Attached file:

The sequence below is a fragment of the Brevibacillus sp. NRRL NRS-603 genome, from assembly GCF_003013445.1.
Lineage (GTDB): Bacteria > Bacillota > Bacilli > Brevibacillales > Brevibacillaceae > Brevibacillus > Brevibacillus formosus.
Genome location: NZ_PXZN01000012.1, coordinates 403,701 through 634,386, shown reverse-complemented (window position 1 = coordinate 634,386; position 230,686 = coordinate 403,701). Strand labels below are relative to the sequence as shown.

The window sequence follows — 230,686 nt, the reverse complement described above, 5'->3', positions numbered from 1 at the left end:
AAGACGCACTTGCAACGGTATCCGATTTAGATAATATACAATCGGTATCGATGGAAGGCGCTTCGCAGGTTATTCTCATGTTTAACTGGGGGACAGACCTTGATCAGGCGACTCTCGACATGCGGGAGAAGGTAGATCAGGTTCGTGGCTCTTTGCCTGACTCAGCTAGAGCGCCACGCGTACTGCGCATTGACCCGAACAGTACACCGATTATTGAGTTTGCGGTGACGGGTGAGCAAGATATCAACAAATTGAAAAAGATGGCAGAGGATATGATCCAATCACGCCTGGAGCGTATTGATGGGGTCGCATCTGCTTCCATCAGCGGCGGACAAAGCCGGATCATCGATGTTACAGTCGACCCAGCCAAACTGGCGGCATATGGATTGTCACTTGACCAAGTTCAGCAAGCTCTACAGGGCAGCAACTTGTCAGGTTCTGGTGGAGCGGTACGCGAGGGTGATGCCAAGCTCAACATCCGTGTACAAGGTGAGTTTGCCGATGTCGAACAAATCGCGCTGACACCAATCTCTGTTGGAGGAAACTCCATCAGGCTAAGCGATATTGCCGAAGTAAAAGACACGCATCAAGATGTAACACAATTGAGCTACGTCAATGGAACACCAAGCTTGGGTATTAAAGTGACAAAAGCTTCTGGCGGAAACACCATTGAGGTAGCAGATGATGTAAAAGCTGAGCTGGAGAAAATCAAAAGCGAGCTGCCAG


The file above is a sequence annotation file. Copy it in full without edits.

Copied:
The sequence below is a fragment of the Brevibacillus sp. NRRL NRS-603 genome, from assembly GCF_003013445.1.
Lineage (GTDB): Bacteria > Bacillota > Bacilli > Brevibacillales > Brevibacillaceae > Brevibacillus > Brevibacillus formosus.
Genome location: NZ_PXZN01000012.1, coordinates 403,701 through 634,386, shown reverse-complemented (window position 1 = coordinate 634,386; position 230,686 = coordinate 403,701). Strand labels below are relative to the sequence as shown.

The window sequence follows — 230,686 nt, the reverse complement described above, 5'->3', positions numbered from 1 at the left end:
AAGACGCACTTGCAACGGTATCCGATTTAGATAATATACAATCGGTATCGATGGAAGGCGCTTCGCAGGTTATTCTCATGTTTAACTGGGGGACAGACCTTGATCAGGCGACTCTCGACATGCGGGAGAAGGTAGATCAGGTTCGTGGCTCTTTGCCTGACTCAGCTAGAGCGCCACGCGTACTGCGCATTGACCCGAACAGTACACCGATTATTGAGTTTGCGGTGACGGGTGAGCAAGATATCAACAAATTGAAAAAGATGGCAGAGGATATGATCCAATCACGCCTGGAGCGTATTGATGGGGTCGCATCTGCTTCCATCAGCGGCGGACAAAGCCGGATCATCGATGTTACAGTCGACCCAGCCAAACTGGCGGCATATGGATTGTCACTTGACCAAGTTCAGCAAGCTCTACAGGGCAGCAACTTGTCAGGTTCTGGTGGAGCGGTACGCGAGGGTGATGCCAAGCTCAACATCCGTGTACAAGGTGAGTTTGCCGATGTCGAACAAATCGCGCTGACACCAATCTCTGTTGGAGGAAACTCCATCAGGCTAAGCGATATTGCCGAAGTAAAAGACACGCATCAAGATGTAACACAATTGAGCTACGTCAATGGAACACCAAGCTTGGGTATTAAAGTGACAAAAGCTTCTGGCGGAAACACCATTGAGGTAGCAGATGATGTAAAAGCTGAGCTGGAGAAAATCAAAAGCGAGCTGCCAG